NeuroBo Pharmaceuticals has filed an investigational new drug (IND) application with the US Food and Drug Administration (FDA) to commence a Phase I clinical trial of new treatment candidate, DA-1726, for obesity.

A dual oxyntomodulin (OXM) analog agonist, DA-1726 works as a glucagon-like peptide-1 receptor (GLP1R) and glucagon receptor (GCGR). 

The sequential parallel group, double-blind, randomised, placebo-controlled trial will assess the tolerability, safety, pharmacodynamics and pharmacokinetics of the new product in obese participants who are otherwise healthy.

The Part 1 single ascending dose (SAD) portion of the trial plans to enrol about 45 subjects across five cohorts.

Subsequently, the Part 2 multiple ascending dose (MAD) portion will enrol nearly 36 subjects, randomised into four planned cohorts.

Evaluating the tolerability and safety of DA-1726 will be the primary endpoint of the trial.

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By GlobalData

For this, the trial will observe adverse events (AEs), serious AEs, treatment emergent AEs and AEs that lead to discontinuation of the treatment in subjects.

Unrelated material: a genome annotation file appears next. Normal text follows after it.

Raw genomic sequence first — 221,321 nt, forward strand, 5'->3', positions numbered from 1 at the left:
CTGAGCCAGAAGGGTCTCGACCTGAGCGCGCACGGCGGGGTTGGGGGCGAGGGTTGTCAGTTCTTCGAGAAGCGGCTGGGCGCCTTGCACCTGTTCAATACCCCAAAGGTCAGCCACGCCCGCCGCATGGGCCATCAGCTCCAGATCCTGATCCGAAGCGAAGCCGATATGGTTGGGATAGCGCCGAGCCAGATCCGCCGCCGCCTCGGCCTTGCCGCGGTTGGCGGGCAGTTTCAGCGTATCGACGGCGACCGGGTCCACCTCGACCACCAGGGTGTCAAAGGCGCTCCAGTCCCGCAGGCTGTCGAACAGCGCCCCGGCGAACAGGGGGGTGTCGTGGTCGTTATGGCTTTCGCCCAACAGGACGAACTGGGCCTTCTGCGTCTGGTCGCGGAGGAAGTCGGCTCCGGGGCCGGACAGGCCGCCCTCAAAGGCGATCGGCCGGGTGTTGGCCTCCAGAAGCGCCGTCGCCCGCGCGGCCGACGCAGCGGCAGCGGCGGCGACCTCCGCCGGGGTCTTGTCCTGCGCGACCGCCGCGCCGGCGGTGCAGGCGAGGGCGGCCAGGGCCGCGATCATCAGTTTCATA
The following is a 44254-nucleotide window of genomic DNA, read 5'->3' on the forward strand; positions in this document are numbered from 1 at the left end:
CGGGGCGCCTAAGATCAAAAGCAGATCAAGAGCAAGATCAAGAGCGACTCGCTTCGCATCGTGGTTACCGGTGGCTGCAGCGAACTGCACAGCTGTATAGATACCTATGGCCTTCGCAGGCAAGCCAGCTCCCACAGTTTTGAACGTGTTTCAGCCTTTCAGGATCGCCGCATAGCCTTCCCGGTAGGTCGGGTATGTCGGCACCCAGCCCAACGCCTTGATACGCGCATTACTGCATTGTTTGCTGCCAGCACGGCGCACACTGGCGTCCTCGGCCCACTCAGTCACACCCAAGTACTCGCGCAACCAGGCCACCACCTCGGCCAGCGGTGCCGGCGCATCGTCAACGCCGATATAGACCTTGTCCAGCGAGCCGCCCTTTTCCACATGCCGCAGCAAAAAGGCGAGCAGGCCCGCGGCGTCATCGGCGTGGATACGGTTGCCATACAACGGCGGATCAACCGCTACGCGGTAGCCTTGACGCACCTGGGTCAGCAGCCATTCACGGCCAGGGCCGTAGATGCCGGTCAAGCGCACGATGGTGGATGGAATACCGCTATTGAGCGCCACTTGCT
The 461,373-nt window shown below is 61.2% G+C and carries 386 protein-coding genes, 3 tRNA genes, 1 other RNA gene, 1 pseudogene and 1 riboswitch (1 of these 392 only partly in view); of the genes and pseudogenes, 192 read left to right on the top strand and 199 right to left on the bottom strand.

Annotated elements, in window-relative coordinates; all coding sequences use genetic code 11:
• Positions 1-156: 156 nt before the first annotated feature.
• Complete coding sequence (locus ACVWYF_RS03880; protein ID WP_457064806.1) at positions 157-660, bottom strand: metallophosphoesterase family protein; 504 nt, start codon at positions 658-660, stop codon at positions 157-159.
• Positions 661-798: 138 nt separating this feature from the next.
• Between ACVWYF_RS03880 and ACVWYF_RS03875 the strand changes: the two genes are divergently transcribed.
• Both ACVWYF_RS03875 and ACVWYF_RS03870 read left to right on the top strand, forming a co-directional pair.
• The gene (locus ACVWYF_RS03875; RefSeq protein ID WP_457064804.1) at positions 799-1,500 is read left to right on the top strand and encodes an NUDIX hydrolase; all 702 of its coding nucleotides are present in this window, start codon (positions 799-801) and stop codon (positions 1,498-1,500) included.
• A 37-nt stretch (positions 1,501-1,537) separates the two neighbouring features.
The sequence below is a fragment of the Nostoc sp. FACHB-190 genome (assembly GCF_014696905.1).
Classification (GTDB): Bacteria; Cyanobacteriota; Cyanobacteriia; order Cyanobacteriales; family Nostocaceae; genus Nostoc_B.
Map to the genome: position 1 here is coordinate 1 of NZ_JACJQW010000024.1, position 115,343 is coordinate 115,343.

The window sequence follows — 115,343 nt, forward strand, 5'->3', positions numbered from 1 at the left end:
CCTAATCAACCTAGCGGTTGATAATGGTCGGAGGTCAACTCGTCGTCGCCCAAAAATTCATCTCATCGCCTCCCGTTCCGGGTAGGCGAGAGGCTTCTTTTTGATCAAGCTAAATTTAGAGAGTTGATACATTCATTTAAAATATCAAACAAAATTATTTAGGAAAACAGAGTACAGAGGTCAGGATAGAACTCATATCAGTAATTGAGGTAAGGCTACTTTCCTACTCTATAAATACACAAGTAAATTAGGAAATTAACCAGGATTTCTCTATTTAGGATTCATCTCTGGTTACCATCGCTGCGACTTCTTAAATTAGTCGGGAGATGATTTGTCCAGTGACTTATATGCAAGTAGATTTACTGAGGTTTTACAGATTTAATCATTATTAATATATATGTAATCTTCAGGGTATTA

The pharmacokinetics of DA-1726 will be included as the secondary endpoints of the trial.

DA-1726’s impact on metabolic and cardiac parameters, as well as on body weight, waist circumference, and body mass index (BMI) will be evaluated as exploratory endpoints.

In preclinical mice models, the treatment was shown to offer enhanced weight loss compared to other treatments, semaglutide and cotadutide.

It is designed to be used once a week subcutaneously.

NeuroBo Pharmaceuticals president and CEO Hyung Heon Kim said: “Preclinical evidence shows that DA-1726 reduced food intake while also increasing energy expenditure, which resulted in persistent weight loss in diet-induced obese mice and rats.

“Additionally, the administration of DA-1726 resulted in similar weight reduction while consuming more food compared to tirzepatide (Mounjaro).

“We look forward to initiating the clinical development for DA-1726, with the first dose expected to be administered in the first half of 2024 and an expected data readout in the first half of 2025.”